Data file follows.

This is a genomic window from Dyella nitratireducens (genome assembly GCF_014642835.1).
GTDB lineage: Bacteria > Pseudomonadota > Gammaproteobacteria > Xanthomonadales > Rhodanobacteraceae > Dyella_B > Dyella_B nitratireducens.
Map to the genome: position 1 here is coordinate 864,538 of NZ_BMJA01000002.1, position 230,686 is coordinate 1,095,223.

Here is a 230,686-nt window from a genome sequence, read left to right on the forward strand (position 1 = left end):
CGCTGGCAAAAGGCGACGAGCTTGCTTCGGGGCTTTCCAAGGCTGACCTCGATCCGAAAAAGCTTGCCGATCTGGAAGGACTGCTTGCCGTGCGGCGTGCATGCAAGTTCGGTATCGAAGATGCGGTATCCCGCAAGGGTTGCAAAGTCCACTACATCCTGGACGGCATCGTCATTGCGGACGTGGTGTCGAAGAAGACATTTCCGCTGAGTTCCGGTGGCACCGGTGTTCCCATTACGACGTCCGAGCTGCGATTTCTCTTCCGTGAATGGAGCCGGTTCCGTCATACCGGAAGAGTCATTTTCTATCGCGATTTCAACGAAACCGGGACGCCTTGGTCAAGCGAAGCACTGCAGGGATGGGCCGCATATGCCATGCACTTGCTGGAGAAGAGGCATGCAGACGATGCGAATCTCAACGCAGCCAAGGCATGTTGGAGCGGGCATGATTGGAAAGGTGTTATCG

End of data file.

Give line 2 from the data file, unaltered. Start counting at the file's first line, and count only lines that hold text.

GTDB lineage: Bacteria > Pseudomonadota > Gammaproteobacteria > Xanthomonadales > Rhodanobacteraceae > Dyella_B > Dyella_B nitratireducens.